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Associated Press
Injured people are carried from the site of an explosion Saturday in Reyhanli, Turkey, near the Syrian border. Two car bombs killed 43 people.

Turkey links explosions to Syria

43 die in blasts in border town housing refugees

– In one of the deadliest attacks in Turkey in recent years, two car bombs exploded near the border with Syria on Saturday, killing 43 and wounding 140 others. Turkish officials blamed the attack on a group linked to Syria, and a deputy prime minister called the neighboring country’s intelligence service and military “the usual suspects.”

The blasts, which came 15 minutes apart and hit the town of Reyhanli’s busiest street, raised fears that Turkey could increasingly be drawn into Syria’s brutal civil war.

Turkey already hosts Syria’s political opposition and rebel commanders, has given shelter to hundreds of thousands of Syrian refugees, and in the past has retaliated against Syrian shells that landed in Turkey.

Deputy Prime Minister Besir Atalay said the assailants were from Turkey but were linked to Syria’s intelligence service.

“We have to a great extent completed our work toward identifying the assailants,” he told reporters. “We have established that the organization and assailants have links to the pro-regime mukhabarat (intelligence) organization.”

He did not name the group but said the aim of the attack was to pit Turks against Syrian refugees in Reyhanli.

Earlier, another deputy prime minister, Bulent Arinc, said: “Our thoughts are that their mukhabarat and armed organizations are the usual suspects in planning and the carrying out of such devilish plans,” he said.

Arinc said that if it’s proven that Syria was behind the attack, Turkey would “do whatever is necessary,” without specifying whether that included military action.

One car bomb exploded outside city hall, while the other went off outside the post office. Reyhanli, a main hub for Syrian refugees and rebels in Turkey’s Hatay province, is just across the border from Syria’s Idlib province.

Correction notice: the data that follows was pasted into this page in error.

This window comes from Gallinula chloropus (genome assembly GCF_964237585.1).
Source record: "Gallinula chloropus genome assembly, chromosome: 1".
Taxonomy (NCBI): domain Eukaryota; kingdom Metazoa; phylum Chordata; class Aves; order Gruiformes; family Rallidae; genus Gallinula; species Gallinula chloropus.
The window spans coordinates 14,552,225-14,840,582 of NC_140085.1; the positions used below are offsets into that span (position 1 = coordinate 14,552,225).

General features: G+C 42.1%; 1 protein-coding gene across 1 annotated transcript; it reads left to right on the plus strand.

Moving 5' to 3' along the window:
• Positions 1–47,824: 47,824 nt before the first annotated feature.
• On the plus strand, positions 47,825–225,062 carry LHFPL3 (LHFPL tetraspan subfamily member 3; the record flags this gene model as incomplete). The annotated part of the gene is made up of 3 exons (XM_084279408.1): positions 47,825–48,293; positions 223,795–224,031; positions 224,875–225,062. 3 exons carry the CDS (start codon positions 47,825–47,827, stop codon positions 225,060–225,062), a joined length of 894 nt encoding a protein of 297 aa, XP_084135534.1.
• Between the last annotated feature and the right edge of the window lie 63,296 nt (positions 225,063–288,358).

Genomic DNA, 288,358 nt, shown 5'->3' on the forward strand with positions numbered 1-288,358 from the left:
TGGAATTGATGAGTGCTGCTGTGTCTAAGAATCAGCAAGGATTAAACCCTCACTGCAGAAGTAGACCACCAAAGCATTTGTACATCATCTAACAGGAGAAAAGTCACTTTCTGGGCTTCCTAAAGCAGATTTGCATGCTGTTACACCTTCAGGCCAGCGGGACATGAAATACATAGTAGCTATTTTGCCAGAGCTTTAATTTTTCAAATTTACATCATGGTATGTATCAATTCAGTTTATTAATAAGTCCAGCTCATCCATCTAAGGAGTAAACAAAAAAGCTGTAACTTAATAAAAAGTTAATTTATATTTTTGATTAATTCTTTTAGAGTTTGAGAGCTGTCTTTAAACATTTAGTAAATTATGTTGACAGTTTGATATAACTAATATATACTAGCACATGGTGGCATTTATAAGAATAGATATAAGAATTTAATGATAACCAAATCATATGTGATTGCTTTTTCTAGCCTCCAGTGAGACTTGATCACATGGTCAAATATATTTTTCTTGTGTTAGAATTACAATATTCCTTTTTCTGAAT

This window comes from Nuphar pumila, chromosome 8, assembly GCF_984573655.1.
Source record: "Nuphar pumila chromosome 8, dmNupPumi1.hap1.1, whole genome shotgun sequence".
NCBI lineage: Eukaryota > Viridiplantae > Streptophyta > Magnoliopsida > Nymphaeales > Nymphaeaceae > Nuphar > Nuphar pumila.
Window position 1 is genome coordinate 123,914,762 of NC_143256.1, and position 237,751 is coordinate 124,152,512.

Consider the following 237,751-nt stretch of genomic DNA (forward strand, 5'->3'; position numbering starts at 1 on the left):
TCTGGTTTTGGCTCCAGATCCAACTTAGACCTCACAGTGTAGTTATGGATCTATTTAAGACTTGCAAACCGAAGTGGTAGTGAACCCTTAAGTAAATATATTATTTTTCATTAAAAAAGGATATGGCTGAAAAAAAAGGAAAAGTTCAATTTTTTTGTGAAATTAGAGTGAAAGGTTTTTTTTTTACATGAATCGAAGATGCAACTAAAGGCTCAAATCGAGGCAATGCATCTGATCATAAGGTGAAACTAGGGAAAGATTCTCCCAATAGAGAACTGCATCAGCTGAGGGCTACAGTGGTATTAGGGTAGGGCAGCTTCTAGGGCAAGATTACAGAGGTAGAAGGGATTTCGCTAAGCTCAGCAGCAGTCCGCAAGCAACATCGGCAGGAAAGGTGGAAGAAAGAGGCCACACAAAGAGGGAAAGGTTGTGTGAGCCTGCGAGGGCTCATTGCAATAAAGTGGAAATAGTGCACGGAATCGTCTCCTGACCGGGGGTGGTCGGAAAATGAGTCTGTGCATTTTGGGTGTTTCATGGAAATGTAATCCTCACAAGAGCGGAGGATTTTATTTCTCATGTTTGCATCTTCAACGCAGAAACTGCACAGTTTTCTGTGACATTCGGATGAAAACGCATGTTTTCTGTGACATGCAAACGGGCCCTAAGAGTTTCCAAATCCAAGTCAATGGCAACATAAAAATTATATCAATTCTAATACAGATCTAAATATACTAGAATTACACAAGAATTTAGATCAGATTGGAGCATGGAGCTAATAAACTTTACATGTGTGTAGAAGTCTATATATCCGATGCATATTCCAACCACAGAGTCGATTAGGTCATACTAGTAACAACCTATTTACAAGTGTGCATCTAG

Private NTV television, citing unnamed security sources, said plastic explosives were used and were set off remotely.

The explosions came days before Prime Minister Recep Tayyip Erdogan is scheduled to travel to the U.S. for talks, which are expected to be dominated by the situation in Syria. The car bombings also follow allegations by Erdogan the Syrian regime has fired about 200 missiles tipped with chemical weapons.

Syrian mortar rounds have fallen over the border before, but if the blasts turn out to be linked to Syria, it would be by far the biggest death toll in Turkey related to its neighbor’s civil war.

Syria shares a more than 500-mile border with Turkey, which has been a crucial supporter of the Syrian rebel cause. Ankara has allowed its territory to be used as a logistics base and staging center for Syrian insurgents.

The bombings “will increase the pressure on the U.S. president next week to do something to show support to Turkey when Erdogan visits him in Washington,” said Soner Cagaptay, an expert on Turkey at the Washington Institute. “Washington will be forced to take a more pro-active position on Syria, at least in rhetoric, whether or not there is appetite for such a position here.”

Turkey’s opposition said the government’s active support of the rebels had put the country’s security at risk.

“Erdogan’s discourse of hatred toward Assad and provocations against the administration in Damascus is coming back to us in the form of attacks and provocations,” said Devlet Bahceli, chairman of a nationalist opposition party.

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